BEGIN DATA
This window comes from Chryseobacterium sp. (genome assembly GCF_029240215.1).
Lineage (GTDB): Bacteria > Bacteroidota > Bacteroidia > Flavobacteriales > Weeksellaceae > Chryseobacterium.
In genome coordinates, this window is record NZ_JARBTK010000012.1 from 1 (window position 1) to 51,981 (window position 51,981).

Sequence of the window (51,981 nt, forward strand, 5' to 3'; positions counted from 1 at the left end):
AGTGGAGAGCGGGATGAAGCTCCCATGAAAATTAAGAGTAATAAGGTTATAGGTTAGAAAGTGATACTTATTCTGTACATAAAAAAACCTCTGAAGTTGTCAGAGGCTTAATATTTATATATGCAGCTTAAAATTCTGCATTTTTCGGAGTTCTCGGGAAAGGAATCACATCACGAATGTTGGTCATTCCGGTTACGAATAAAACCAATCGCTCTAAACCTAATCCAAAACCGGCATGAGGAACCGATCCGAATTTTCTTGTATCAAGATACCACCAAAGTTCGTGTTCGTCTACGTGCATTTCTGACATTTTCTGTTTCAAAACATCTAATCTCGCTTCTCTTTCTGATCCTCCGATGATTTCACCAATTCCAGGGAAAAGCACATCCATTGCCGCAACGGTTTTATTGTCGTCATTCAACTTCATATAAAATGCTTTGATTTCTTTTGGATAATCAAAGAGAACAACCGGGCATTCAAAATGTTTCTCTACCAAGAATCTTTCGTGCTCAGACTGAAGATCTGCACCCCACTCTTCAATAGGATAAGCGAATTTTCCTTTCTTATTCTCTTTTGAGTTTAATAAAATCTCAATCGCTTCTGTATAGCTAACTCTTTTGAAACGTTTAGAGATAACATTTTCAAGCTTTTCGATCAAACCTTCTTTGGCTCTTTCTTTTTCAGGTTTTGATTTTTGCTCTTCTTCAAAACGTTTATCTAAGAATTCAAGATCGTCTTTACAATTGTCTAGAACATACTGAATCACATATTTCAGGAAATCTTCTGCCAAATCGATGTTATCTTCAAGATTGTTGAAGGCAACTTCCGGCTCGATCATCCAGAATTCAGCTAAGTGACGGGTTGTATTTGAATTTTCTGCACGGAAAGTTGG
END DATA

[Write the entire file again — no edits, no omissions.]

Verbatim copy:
This window comes from Chryseobacterium sp. (genome assembly GCF_029240215.1).
Lineage (GTDB): Bacteria > Bacteroidota > Bacteroidia > Flavobacteriales > Weeksellaceae > Chryseobacterium.
In genome coordinates, this window is record NZ_JARBTK010000012.1 from 1 (window position 1) to 51,981 (window position 51,981).

Sequence of the window (51,981 nt, forward strand, 5' to 3'; positions counted from 1 at the left end):
AGTGGAGAGCGGGATGAAGCTCCCATGAAAATTAAGAGTAATAAGGTTATAGGTTAGAAAGTGATACTTATTCTGTACATAAAAAAACCTCTGAAGTTGTCAGAGGCTTAATATTTATATATGCAGCTTAAAATTCTGCATTTTTCGGAGTTCTCGGGAAAGGAATCACATCACGAATGTTGGTCATTCCGGTTACGAATAAAACCAATCGCTCTAAACCTAATCCAAAACCGGCATGAGGAACCGATCCGAATTTTCTTGTATCAAGATACCACCAAAGTTCGTGTTCGTCTACGTGCATTTCTGACATTTTCTGTTTCAAAACATCTAATCTCGCTTCTCTTTCTGATCCTCCGATGATTTCACCAATTCCAGGGAAAAGCACATCCATTGCCGCAACGGTTTTATTGTCGTCATTCAACTTCATATAAAATGCTTTGATTTCTTTTGGATAATCAAAGAGAACAACCGGGCATTCAAAATGTTTCTCTACCAAGAATCTTTCGTGCTCAGACTGAAGATCTGCACCCCACTCTTCAATAGGATAAGCGAATTTTCCTTTCTTATTCTCTTTTGAGTTTAATAAAATCTCAATCGCTTCTGTATAGCTAACTCTTTTGAAACGTTTAGAGATAACATTTTCAAGCTTTTCGATCAAACCTTCTTTGGCTCTTTCTTTTTCAGGTTTTGATTTTTGCTCTTCTTCAAAACGTTTATCTAAGAATTCAAGATCGTCTTTACAATTGTCTAGAACATACTGAATCACATATTTCAGGAAATCTTCTGCCAAATCGATGTTATCTTCAAGATTGTTGAAGGCAACTTCCGGCTCGATCATCCAGAATTCAGCTAAGTGACGGGTTGTATTTGAATTTTCTGCACGGAAAGTTGG